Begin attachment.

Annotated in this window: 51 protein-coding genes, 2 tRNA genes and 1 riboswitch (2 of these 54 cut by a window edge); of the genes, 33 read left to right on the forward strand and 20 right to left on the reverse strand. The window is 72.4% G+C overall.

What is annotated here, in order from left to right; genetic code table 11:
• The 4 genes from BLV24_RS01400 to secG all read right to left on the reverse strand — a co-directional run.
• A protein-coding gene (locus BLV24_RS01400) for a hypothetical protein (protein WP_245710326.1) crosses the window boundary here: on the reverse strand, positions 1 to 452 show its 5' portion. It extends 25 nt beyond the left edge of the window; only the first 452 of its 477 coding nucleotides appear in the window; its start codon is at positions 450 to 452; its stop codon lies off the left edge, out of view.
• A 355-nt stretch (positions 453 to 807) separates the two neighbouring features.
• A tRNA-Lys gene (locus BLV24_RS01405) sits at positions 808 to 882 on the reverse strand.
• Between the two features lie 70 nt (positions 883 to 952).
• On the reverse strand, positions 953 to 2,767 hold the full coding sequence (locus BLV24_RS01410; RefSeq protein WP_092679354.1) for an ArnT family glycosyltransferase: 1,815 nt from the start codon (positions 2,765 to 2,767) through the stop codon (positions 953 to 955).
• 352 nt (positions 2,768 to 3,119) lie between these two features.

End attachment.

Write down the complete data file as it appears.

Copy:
Annotated in this window: 51 protein-coding genes, 2 tRNA genes and 1 riboswitch (2 of these 54 cut by a window edge); of the genes, 33 read left to right on the forward strand and 20 right to left on the reverse strand. The window is 72.4% G+C overall.

What is annotated here, in order from left to right; genetic code table 11:
• The 4 genes from BLV24_RS01400 to secG all read right to left on the reverse strand — a co-directional run.
• A protein-coding gene (locus BLV24_RS01400) for a hypothetical protein (protein WP_245710326.1) crosses the window boundary here: on the reverse strand, positions 1 to 452 show its 5' portion. It extends 25 nt beyond the left edge of the window; only the first 452 of its 477 coding nucleotides appear in the window; its start codon is at positions 450 to 452; its stop codon lies off the left edge, out of view.
• A 355-nt stretch (positions 453 to 807) separates the two neighbouring features.
• A tRNA-Lys gene (locus BLV24_RS01405) sits at positions 808 to 882 on the reverse strand.
• Between the two features lie 70 nt (positions 883 to 952).
• On the reverse strand, positions 953 to 2,767 hold the full coding sequence (locus BLV24_RS01410; RefSeq protein WP_092679354.1) for an ArnT family glycosyltransferase: 1,815 nt from the start codon (positions 2,765 to 2,767) through the stop codon (positions 953 to 955).
• 352 nt (positions 2,768 to 3,119) lie between these two features.